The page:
Hebron, Sansana, South Hebron Hills, Tue 12.1.10, Morning

Observers: 
Tamar G. and Michal T. (reporting)
12/01/2010
|
Morning

Translated by Naomi S.
Sansana-Meytar
At 7am, the checking lane is empty. Only the prisoners' families sit in the shade and two Israeli buses already stand waiting for them on the Israeli side.
Next to the goods' terminal, development and extension works are in full swing. 
Route 60
Heavy fog. Young children, barely visible, make their way to school on the sideways. Through the fog, the almond blossom is apparent. As usual, they are indifferent. The heavy heat waves have clearly confused them. Many military vehicles can be seen along the road.  
Hebron
Last week, its was stated in the press that the deputy Minister of foreign affairs' announced, while on visit to Hebron, that the TIF policemen, positioned there since the Wye agreements (Oct. 1998), between Netanyahu and Arafat, are unilaterally favorable to the Palestinians, ignore the settlers' complaints and must therefore be reconsidered. When we arrived in Hebron we decided to contact them and hear their side of the story. We tried to set an appointment with them by phone through one of the Peace activists placed in Hebron. She talked to them but they declined talking to us on account of the special sensitivity of the current situation. They themselves don't want to talk about the threat implied in their withdrawal and if we want to know about it, we should talk to the Palestinians. We still hoped to be able to meet them within Hebron, where we normally meet them during our shifts. And we did indeed see their white patrol van next to the Tarpat CP – but the van itself was empty, and they were nowhere to be seen on foot. Next to Tel-Rumeida, too, there was a patrol van, but it, too, was empty and no policemen could be seen anywhere around. Our conclusion is that they've decided to make their presence less visible for now.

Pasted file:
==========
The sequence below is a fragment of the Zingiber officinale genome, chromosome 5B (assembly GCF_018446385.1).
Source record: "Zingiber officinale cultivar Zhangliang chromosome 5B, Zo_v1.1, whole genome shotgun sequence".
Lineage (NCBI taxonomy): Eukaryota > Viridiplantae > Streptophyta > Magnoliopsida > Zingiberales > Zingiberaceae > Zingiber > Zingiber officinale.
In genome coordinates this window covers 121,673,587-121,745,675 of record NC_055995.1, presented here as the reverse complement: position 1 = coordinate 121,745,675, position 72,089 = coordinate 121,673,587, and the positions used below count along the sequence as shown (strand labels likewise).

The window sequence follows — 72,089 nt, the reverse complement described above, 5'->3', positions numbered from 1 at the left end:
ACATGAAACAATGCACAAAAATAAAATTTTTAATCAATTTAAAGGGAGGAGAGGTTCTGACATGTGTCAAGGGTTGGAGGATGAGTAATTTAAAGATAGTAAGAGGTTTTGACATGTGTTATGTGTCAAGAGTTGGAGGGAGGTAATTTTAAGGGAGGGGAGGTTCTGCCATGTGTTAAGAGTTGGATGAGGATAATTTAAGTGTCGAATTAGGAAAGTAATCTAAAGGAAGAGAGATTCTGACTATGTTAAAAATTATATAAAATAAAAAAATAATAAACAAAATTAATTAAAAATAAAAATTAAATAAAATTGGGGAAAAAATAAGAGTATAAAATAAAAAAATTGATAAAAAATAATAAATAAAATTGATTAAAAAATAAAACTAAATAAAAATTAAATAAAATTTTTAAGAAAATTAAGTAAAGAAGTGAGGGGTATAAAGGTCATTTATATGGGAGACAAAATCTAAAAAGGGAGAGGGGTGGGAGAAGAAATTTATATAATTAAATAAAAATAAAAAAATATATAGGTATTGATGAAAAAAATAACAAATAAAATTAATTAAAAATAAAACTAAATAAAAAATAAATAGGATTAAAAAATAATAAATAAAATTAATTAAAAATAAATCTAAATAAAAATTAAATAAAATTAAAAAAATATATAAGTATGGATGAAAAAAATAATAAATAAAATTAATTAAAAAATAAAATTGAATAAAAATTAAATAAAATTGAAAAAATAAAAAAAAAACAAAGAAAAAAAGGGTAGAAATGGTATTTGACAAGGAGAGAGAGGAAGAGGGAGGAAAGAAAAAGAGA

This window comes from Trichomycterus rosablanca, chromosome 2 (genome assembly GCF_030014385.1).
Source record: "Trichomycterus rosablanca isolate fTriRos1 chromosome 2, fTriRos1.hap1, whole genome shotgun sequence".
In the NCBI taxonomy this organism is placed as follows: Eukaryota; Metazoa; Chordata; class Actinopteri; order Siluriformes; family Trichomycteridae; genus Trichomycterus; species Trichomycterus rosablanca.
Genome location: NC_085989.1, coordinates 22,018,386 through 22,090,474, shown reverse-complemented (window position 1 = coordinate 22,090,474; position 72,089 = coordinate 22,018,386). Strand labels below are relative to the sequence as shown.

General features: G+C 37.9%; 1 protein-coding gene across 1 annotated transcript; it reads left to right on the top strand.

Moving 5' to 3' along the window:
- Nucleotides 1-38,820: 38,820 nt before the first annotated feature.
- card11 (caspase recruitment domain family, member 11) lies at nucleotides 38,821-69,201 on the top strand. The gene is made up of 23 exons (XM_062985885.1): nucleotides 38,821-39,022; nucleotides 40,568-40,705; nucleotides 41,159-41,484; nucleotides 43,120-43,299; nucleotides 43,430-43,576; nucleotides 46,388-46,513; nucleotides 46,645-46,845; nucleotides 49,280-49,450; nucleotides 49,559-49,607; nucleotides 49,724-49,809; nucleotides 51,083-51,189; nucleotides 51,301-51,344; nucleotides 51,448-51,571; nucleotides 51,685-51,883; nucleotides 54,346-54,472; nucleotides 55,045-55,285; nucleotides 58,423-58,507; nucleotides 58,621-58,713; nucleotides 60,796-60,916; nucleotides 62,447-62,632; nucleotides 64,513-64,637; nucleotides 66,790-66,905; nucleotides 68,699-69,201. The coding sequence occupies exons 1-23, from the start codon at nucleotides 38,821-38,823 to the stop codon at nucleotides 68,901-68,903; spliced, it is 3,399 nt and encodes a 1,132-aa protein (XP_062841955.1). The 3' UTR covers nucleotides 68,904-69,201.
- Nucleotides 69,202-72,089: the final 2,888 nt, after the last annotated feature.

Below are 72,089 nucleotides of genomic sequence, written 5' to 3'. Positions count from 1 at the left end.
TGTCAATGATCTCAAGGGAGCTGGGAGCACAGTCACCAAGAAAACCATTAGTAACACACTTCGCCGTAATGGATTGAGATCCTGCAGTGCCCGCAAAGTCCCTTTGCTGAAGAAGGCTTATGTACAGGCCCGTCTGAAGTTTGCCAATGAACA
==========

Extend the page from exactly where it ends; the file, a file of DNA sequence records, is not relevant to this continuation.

Many soldiers at all CPs – Curve 160, Tarpat CP, the Pharmacy CP, Tel-Rumeida – but they didn't detain anyone. We were happy to see that the road going down from Tel Rumeida and the one next to the Pharmacy CP there are now signposts warning drivers against speed-driving due to children's walking on the sides. The streets are bustling with children walking without their school bags – only a notebook and a pen: exams period has opened. Perhaps because of the absence of any backpacks, they are not detained at the CP. A huge bulldozer is working on the Muslims' entry path to the Patriarchs' Cave – how will these help, if movement itself is not free and there are checkpoints en route?